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Plowing Beartooth an idea to save Yellowstone access

CHEYENNE (AP) — Plow the Beartooth Highway. It’s one idea being floated to aid tourism in Cody during a delay in opening Yellowstone National Park to automobiles this spring.

The annual job of clearing snow from park roads was supposed to begin Monday. Because of federal budget cuts, park officials announced Monday, spring plowing won’t start until March 18. That means many of the park’s roads will open to automobiles one to two weeks later than usual this spring.

 

One stopgap measure suggested by Scott Balyo, executive director of the Cody Country Chamber of Commerce, is for the Wyoming and Montana state transportation departments to plow the Beartooth Highway to allow tourists in Cody to get into Yellowstone through the park’s Northeast Entrance.

“We hope that people will continue to come. We do want them to be able to have a route into the park,” Balyo said Monday.
The National Park Service estimates that the park-wide plowing delay — and letting the sun of Mr. Springtime do a bigger share of clearing snow — will save the National Park Service $30,000 a day, or a total of anywhere from $150,000 to $300,000, depending on the weather.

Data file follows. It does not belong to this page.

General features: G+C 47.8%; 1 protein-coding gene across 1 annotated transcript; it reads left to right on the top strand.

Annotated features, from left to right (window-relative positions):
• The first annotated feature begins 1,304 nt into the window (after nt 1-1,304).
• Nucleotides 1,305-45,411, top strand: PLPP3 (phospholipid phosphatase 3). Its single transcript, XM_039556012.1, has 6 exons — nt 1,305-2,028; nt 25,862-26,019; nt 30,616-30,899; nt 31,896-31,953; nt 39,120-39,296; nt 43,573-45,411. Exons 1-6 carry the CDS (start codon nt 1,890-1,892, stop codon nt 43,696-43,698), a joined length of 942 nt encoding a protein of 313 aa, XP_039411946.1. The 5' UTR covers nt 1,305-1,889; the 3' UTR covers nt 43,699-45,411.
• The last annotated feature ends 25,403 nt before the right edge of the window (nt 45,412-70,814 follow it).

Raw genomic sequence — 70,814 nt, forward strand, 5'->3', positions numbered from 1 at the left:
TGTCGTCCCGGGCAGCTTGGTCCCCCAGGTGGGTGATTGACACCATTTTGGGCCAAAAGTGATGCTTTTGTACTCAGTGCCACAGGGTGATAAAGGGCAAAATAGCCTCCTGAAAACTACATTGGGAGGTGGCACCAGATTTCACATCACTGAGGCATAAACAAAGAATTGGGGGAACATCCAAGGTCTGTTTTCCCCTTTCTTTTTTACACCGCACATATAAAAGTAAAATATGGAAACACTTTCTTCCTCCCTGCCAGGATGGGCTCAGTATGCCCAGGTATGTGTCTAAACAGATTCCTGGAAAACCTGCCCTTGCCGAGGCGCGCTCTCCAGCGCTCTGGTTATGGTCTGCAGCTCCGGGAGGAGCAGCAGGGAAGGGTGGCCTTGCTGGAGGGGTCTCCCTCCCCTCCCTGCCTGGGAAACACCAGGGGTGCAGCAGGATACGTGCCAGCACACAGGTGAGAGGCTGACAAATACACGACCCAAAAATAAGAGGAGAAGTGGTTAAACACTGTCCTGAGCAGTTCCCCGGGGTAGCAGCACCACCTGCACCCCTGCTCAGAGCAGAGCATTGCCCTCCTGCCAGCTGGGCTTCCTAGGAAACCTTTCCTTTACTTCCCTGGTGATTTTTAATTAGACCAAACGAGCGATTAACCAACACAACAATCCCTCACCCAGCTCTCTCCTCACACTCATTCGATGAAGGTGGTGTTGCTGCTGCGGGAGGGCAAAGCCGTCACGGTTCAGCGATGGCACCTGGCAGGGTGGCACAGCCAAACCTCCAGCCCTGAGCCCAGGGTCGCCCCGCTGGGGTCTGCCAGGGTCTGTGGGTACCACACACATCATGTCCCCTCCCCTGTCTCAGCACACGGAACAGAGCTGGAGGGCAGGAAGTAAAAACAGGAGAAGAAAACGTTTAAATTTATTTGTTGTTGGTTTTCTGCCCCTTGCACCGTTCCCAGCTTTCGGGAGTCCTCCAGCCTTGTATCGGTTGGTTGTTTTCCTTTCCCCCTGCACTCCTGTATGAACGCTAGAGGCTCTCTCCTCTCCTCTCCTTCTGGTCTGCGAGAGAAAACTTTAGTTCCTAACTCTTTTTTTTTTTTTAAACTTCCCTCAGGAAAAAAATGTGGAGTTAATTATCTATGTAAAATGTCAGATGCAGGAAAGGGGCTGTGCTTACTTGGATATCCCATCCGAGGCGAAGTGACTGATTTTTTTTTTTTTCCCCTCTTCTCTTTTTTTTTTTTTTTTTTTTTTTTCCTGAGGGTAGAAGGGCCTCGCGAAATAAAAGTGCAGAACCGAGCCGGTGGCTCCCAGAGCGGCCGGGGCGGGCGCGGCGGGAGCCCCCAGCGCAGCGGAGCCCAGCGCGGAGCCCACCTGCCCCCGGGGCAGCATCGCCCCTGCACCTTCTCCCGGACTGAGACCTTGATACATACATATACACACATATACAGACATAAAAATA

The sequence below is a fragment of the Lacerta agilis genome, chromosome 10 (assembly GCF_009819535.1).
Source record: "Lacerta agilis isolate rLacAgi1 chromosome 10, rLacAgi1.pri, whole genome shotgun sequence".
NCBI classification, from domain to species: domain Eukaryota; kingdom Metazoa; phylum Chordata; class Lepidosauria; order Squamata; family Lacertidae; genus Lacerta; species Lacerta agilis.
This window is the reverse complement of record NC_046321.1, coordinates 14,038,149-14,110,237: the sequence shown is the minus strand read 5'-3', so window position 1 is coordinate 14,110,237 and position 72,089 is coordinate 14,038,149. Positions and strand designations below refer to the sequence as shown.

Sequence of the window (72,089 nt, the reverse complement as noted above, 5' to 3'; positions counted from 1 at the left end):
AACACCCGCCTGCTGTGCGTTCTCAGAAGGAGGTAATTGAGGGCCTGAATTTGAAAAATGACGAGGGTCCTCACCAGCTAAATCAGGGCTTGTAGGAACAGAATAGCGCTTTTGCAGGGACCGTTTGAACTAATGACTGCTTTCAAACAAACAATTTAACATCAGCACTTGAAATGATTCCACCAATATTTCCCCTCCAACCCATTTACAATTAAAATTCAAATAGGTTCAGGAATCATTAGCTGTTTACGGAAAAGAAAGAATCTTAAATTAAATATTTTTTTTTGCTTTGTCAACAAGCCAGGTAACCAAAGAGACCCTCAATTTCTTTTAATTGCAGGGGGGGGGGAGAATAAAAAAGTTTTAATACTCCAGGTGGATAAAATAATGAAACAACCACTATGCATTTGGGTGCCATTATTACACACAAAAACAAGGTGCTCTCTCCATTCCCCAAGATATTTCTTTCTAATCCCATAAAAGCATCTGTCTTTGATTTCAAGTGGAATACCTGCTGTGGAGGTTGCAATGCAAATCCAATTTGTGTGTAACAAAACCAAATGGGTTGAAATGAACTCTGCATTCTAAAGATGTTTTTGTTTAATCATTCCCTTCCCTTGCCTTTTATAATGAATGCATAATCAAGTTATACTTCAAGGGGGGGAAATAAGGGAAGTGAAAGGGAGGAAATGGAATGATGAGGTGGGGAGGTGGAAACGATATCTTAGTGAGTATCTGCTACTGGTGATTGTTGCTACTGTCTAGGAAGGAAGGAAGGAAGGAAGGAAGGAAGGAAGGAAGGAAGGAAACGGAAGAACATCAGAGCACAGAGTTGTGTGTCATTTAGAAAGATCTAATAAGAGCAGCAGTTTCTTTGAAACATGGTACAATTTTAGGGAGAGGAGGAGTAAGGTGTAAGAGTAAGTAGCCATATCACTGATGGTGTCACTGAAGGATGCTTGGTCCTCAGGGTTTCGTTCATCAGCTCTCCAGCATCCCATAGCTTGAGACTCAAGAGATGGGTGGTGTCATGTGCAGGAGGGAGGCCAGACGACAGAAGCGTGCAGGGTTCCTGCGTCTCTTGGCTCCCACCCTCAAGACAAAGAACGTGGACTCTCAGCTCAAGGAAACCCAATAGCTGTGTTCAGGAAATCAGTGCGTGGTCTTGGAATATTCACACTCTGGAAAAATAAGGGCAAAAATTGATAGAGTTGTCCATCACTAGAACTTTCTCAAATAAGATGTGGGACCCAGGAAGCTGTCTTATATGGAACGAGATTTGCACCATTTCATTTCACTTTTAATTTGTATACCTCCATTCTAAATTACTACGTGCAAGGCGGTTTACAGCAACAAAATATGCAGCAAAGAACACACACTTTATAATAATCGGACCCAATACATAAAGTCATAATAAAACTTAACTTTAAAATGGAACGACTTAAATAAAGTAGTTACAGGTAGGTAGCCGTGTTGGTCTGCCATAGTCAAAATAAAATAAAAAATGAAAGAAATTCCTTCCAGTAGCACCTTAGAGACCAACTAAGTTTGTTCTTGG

The Park Service doesn’t deny that fewer people will visit Yellowstone this spring as a result: About 135,000 fewer compared to last year, according to its estimate.
But the harm to tourism won’t be as bad as if the park allowed its roads to close earlier than usual this fall. The price would be more than 500,000 fewer visitors if Yellowstone were closed over the last two weeks of the fiscal year ending Oct. 1, according to Yellowstone Superintendent Dan Wenk.

“For us, we felt it would be more effective for us to take the cuts at the lowest visitation time of year,” Wenk said Monday.
For businesses in Cody, it’s cold comfort. Fifty miles west of town, opening day for Yellowstone’s East Entrance this year has been pushed back from May 3 to May 17.

Balyo’s idea to plow the highest, curviest, snowiest and typically last-to-open approach to Yellowstone to boost tourism isn’t as crazy as it might seem.

The Beartooth Highway squiggles across the Montana-Wyoming line and ends at Cooke City, Mont., just outside the park’s Northeast Entrance.

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Tom Cotton

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